Bright Minds, Connected Communities is an extension of a grassroots project/campaign developed by dedicated young people in Lake Macquarie who identified a need for additional support for young people experiencing poor mental health and/or at risk of suicide. Through their hard work and enthusiasm, the project is now funded by the NSW Ministry of Health and involves a three-tiered approach to suicide prevention and intervention.
A Youth Support Pack to provide advocates and workers supporting young people with appropriate information and services available for referral.
Delivery of ASIST (Applied Suicide Intervention Skills Training) and SafeTALK (suicide alertness training) workshops to those living with or working with young people.
Delivery of Wellbeing Workshops and Focus Group Education Sessions to students in year 7 and 9 in secondary schools.
Port Stephens Suicide Prevention Network is a local initiative funded by donations and created to raise awareness about the impact of suicide on loved ones and to bring our community together to inspire love, hope and remember lives lost. Members have restored a rugged neglected headland, built a seat and memorial plinth and developed walking paths. Each year people are invited to ‘Walk With Us’ in a friendly community environment, to start the conversation about our emotions and fears, and support those who have lost loved ones through a suicide. Port Stephens Suicide Prevention Network also supports suicide prevention training programs from Wesley and Lifeline, provides information about mental health services and are building a labyrinth as a “walking meditation” mindfulness space, to aid people in need of stress and anxiety reduction.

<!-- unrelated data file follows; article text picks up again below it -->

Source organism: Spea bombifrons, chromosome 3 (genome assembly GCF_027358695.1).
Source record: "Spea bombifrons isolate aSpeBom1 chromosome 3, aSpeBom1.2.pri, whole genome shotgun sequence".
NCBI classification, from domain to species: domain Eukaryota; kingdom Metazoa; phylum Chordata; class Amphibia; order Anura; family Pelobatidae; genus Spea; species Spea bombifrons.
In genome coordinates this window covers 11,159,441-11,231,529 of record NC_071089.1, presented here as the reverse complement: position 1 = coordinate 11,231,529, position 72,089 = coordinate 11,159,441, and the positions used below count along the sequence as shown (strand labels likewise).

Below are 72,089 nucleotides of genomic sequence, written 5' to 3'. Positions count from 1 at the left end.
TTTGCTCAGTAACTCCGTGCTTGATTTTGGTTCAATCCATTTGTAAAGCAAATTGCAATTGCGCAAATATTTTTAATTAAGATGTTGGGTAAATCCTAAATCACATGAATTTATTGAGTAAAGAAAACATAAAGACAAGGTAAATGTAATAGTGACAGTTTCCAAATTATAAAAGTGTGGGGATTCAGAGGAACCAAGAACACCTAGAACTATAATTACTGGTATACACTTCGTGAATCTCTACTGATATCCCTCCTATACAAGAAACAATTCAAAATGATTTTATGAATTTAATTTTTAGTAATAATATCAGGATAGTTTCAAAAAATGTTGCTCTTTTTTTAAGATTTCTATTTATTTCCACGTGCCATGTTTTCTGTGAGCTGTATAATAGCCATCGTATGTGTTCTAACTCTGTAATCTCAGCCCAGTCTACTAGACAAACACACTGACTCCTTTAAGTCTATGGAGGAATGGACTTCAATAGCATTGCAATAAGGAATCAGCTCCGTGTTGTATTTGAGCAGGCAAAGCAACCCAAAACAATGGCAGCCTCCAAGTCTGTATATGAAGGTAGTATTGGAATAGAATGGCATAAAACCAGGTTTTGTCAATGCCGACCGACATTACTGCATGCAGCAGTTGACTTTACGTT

The Wagga Wagga Mental Health Recovery Unit provides a free, residential, voluntary program of psycho-education, care and support for people with a mental health issue. Referrals are accepted from any source including GPs, community mental health teams, non-government organisations and the acute mental health service. People can also self-refer. Consumers benefit from a holistic approach that includes interventions on sleep, diet, exercise, communication, relationships and emotional wellbeing. The course includes the core subjects of self-esteem, assertiveness, mental health, healthy eating, distress tolerance, cognitive behavioural therapy, living skills and personal recovery. The multi-disciplinary team includes full time Peer Support Workers who “walk beside” current consumers on their journeys to recovery. Consumers also benefit from graduates of the program who return as volunteers. Consumers are placed at the centre of their own journey through the program; this means they set their own goals, write their own weekly reports and run their own meetings.